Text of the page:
"In order to preserve the issue of trial counsel's effectiveness for appellate review, 'a claim of ineffective assistance of counsel (must) be determined by means of an evidentiary hearing at the earliest practicable moment.' Ponder v. State, 260 Ga. 840, 841 (1) (400 SE2d 922) (1991)." Duitsman v. State, 212 Ga. App. 348, 350 (4) (441 SE2d 888). " '[W]here the issue of effectiveness is raised for the first time on appeal by an appellate attorney who did not represent the defendant at trial or on motion for new trial and who did not file an amended motion for new trial, a remand for hearing on the issue of effectiveness may be appropriate. Johnson v. State, 259 Ga. 428 (3) (383 SE2d 115) (1989).' (Emphasis supplied.) Meders v. State, 260 Ga. 49, 55 (389 SE2d 320) (1990)." Owens v. State, 263 Ga. 99, 102 (3) (428 SE2d 793).
In the case sub judice, defendant's trial attorney filed a timely motion for new trial on defendant's behalf, but he did not raise the issue of his own ineffectiveness in the motion for new trial. Further, there is no indication in the record that the issue of ineffective assistance of trial counsel was thereafter raised in the trial court via an amended motion for new trial or by an attorney (other than defendant's trial attorney) at the hearing on defendant's motion for new trial. The record shows only that the trial court entered an order denying defendant's motion for new trial on February 3, 1994, and that, on February 18, 1994, the attorney representing defendant on appeal (not defendant's trial attorney) filed a notice of appeal enumerating (in pertinent part) ineffective assistance of counsel. The State contends this enumeration presents nothing for review because defendant's appellate attorney did not raise the issue of ineffective assistance of counsel at the hearing on defendant's motion for new trial.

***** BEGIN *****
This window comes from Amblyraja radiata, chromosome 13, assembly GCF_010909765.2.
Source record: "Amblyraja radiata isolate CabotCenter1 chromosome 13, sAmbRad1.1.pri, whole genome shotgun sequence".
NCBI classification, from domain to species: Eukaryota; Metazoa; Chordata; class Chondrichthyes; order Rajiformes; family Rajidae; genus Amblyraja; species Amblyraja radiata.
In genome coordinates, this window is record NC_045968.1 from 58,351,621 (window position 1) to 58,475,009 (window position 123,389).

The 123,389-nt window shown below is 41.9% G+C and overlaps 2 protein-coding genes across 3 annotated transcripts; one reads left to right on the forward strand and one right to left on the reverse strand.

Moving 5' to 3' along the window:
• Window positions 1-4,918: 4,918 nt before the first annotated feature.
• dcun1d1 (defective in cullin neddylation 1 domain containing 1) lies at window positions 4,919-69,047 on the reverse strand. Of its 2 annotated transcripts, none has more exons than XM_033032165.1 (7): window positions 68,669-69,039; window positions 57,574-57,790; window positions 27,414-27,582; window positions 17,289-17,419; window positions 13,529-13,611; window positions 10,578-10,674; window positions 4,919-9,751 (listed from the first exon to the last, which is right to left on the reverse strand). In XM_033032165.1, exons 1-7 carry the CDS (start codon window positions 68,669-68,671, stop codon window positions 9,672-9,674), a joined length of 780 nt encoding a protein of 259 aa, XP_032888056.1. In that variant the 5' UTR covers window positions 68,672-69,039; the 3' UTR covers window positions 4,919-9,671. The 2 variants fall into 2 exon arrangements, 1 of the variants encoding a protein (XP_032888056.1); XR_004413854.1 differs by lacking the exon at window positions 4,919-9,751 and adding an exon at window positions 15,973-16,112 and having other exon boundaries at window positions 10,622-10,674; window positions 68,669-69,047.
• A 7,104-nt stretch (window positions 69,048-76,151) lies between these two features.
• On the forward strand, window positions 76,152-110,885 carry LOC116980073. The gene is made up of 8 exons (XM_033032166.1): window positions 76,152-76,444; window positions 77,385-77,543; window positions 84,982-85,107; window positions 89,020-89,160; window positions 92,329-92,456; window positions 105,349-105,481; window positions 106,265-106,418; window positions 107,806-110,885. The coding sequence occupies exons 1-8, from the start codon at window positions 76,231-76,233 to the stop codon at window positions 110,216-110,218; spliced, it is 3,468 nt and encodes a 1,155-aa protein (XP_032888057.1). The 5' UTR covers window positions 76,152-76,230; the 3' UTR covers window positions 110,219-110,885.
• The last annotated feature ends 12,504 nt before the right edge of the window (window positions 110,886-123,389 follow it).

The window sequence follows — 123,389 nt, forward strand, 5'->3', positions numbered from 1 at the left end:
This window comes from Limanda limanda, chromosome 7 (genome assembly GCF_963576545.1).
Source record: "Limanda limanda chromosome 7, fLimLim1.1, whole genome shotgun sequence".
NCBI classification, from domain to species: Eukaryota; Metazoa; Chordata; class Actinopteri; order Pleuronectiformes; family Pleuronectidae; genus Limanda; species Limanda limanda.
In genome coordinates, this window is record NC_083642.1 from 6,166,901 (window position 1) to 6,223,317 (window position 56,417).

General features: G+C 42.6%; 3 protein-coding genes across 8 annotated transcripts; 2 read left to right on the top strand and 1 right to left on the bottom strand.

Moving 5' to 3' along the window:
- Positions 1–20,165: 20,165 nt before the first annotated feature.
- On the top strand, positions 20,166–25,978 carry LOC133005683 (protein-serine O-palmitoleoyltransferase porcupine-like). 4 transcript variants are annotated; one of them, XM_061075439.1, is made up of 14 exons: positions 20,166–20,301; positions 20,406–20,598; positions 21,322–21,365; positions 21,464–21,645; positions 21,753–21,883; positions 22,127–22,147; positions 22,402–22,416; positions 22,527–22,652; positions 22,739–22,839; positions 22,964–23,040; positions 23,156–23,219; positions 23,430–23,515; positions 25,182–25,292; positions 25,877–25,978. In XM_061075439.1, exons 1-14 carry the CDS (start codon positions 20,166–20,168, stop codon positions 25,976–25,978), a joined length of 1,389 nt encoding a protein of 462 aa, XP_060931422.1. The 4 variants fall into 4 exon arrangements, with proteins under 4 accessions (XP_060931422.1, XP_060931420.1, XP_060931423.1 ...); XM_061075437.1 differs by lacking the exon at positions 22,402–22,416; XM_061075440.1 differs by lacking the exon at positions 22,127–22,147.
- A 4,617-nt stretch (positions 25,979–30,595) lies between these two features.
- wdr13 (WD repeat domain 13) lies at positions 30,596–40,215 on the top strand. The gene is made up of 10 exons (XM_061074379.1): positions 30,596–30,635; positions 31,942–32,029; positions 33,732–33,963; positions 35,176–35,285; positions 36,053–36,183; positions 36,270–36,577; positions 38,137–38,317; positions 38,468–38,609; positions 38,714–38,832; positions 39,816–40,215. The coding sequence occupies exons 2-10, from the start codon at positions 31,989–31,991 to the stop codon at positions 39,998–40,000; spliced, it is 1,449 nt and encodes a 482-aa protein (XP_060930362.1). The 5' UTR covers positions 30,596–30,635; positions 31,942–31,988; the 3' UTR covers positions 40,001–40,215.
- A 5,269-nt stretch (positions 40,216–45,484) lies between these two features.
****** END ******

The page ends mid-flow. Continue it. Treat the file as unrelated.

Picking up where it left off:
The record does not include a transcript of a hearing on defendant's motion for new trial, nor does it otherwise disclose at what point appellate counsel first appeared on behalf of defendant. Further, this Court's inquiry with the clerk of the trial court reveals that a transcript of the hearing on defendant's motion for new trial is not a part of the trial court's record. Consequently, we cannot determine whether appellate counsel was present at the hearing on defendant's motion for new trial; nor can we determine whether he or any other attorney (other than defendant's trial attorney) had an opportunity to raise the issue of ineffective assistance of trial counsel before the trial court's ruling on defendant's motion for new trial. We therefore "defer the determination of the issue of waiver to . . . proceedings on remand. See Gary v. State, 260 Ga. 38 (2) (389 SE2d 218) (1990)." (Footnote omitted.) Black v. State, 261 Ga. 791, 797 (19), 798 (410 SE2d 740). In the event the trial court finds no such waiver upon remand, i.e., that defendant did not have an opportunity to raise the issue of ineffective assistance of trial counsel "at the earliest practicable moment," the trial court is directed to resolve defendant's claim of ineffective assistance of trial counsel. Compare Bailey v. State, 264 Ga. 300 (443 SE2d 836); Owens v. State, 263 Ga. 99, supra. If the trial court finds that defendant's claim of ineffective assistance of trial counsel is precluded because the issue was not raised "at the earliest practicable moment," then defendant's right to appeal that finding within 30 days after entry of the trial court's order is preserved. See Parrish v. State, 194 Ga. App. 760, 762 (4) (391 SE2d 797).
3. Defendant's pro se motion for appeal bond has been considered and is found to be moot.
T. Joseph Campbell, District Attorney, Rebecca B. Tierce, Mickey R. Thacker, Assistant District Attorneys, for appellee.
Willis M. Abernathy, pro se.
Scott J. Forster, for appellant.
DECIDED AUGUST 3, 1994.
Thursday May 21 06:15 EDT